The E-cigarette giant also vowed not to market to young people in the state.
The settlement was announced Tuesday by Attorney General Mark Brnovich.
"Today’s settlement holds Juul accountable for its irresponsible marketing efforts that pushed Arizona minors toward nicotine and the addiction that follows," Brnovich said in a statement. "Combatting the youth vaping epidemic remains a priority for our office with both our undercover Counter Strike program and zero tolerance for vaping companies that mislead or deceive."
Juul said in its own statement that it will "continue working with federal and state stakeholders to advance a fully regulated, science-based marketplace for vapor products."
Juul admitted no wrongdoing in settling the case and called it "another step in our ongoing effort to reset our company."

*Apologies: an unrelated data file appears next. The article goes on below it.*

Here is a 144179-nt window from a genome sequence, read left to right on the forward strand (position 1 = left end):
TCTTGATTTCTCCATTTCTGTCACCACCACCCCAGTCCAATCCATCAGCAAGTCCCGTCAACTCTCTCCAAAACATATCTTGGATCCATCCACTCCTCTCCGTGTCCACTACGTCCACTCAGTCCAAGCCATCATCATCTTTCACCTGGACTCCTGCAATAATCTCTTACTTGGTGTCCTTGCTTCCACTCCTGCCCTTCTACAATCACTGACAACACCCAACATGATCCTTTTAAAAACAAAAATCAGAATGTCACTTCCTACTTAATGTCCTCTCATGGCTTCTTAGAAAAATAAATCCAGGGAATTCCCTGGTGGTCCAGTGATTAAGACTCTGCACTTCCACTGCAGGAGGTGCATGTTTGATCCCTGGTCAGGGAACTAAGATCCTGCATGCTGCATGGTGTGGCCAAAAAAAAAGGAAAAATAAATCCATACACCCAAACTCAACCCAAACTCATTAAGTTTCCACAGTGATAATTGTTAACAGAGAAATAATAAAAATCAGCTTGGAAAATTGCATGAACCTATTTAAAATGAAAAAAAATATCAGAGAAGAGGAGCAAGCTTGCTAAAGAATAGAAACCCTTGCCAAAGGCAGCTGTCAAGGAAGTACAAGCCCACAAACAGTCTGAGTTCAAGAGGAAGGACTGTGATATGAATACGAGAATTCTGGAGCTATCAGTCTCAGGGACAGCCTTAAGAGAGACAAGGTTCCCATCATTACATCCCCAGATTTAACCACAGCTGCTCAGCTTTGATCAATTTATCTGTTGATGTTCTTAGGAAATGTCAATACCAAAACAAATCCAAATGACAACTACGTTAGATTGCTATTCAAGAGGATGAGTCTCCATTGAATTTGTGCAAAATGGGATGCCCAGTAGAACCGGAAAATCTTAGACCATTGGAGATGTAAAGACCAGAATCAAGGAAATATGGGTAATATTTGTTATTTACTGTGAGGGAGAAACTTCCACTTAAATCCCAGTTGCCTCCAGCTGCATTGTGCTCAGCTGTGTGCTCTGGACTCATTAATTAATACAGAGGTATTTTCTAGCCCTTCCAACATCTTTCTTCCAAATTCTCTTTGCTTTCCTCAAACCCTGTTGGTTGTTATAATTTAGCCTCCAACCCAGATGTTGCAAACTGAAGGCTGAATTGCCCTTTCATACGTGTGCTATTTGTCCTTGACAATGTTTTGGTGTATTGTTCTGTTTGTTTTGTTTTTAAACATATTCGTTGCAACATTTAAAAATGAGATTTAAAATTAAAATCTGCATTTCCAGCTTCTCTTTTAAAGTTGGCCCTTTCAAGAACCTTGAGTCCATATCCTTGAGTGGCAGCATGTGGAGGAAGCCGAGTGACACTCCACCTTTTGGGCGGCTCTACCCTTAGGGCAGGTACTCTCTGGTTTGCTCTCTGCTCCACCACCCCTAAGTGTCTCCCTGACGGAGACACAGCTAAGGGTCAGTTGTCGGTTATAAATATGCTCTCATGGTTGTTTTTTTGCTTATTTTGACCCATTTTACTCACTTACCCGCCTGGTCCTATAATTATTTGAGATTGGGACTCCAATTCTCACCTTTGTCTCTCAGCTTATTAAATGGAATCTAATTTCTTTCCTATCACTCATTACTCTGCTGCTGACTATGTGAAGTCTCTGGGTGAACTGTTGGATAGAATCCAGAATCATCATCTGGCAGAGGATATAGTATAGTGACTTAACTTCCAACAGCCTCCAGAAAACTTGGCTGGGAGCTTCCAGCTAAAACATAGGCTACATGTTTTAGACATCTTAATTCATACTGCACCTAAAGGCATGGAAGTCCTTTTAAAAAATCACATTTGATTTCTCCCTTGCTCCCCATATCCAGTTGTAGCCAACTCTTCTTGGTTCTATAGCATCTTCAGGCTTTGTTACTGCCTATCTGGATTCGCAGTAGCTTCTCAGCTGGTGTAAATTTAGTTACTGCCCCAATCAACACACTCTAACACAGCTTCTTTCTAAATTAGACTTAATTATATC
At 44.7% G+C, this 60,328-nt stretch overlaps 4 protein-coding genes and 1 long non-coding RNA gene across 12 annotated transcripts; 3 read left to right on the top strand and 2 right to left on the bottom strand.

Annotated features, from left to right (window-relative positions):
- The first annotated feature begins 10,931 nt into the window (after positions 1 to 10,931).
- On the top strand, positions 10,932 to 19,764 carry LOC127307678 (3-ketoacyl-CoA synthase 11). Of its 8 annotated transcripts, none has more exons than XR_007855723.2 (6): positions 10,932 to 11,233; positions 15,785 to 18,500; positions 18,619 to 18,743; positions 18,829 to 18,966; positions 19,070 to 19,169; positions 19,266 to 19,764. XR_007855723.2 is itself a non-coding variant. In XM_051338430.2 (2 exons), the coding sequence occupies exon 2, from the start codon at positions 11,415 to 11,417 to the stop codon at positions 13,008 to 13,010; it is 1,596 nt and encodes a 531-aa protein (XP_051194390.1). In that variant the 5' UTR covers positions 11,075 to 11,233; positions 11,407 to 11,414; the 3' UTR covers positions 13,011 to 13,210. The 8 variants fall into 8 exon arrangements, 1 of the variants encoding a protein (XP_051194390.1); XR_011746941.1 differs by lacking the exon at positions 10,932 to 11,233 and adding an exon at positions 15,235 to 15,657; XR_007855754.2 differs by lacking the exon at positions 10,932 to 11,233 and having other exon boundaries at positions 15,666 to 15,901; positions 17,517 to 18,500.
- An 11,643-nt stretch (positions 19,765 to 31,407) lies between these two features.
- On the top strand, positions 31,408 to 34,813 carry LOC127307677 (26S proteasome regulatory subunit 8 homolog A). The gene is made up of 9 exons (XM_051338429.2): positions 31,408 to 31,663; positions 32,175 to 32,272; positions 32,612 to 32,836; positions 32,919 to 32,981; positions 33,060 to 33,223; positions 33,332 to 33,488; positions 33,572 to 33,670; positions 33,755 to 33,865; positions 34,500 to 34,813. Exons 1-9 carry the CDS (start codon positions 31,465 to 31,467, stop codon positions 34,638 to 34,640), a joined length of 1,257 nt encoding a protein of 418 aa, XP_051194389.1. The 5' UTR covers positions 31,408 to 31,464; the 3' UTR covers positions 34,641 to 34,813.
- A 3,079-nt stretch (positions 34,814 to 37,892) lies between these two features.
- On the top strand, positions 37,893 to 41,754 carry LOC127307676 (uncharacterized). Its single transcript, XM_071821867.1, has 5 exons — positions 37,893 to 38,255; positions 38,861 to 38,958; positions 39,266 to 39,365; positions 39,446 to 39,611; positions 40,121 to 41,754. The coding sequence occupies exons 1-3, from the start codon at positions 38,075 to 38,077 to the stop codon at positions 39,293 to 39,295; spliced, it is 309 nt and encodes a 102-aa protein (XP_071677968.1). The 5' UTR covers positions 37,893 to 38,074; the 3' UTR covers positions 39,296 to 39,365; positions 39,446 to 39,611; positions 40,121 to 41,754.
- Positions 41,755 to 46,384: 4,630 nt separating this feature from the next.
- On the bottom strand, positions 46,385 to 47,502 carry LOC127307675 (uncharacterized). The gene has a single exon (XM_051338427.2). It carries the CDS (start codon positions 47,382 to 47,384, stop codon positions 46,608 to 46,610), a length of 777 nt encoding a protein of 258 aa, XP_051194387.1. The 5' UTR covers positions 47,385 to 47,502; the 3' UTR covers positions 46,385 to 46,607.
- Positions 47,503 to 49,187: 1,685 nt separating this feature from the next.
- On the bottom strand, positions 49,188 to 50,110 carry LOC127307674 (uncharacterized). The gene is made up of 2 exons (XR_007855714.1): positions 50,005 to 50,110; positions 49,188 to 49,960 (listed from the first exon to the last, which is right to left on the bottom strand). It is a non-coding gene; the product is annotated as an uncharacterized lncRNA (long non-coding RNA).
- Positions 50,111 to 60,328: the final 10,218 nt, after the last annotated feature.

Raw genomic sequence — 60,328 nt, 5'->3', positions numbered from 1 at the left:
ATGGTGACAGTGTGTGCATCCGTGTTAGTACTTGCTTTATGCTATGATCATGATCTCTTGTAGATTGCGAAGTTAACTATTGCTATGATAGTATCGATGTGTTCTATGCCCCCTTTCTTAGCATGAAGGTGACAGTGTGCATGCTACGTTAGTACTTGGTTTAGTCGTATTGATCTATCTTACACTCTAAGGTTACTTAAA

This is the second settlement Juul has reached with state prosecutors.
In June, it reached a similar deal with North Carolina's attorney general that included a $40 million payment and promises not to market to minors and boost enforcement of retailers that sell its products. Lawsuits with a handful of other states remain.
All but $2 million of the $14.5 million Arizona settlement will be used for programs that discourage use of vaping products.
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The agreement requires Juul not to advertise near schools or target anyone under 21 and to not use social media to market. It is not advertising at all.
The other $2 million will go into a state account the attorney general uses to fund consumer fraud investigations.
The company, which is partly owned by tobacco giant Altria Group, said it is in discussions to settle lawsuits filed by other states.
The Associated Press contributed to this report.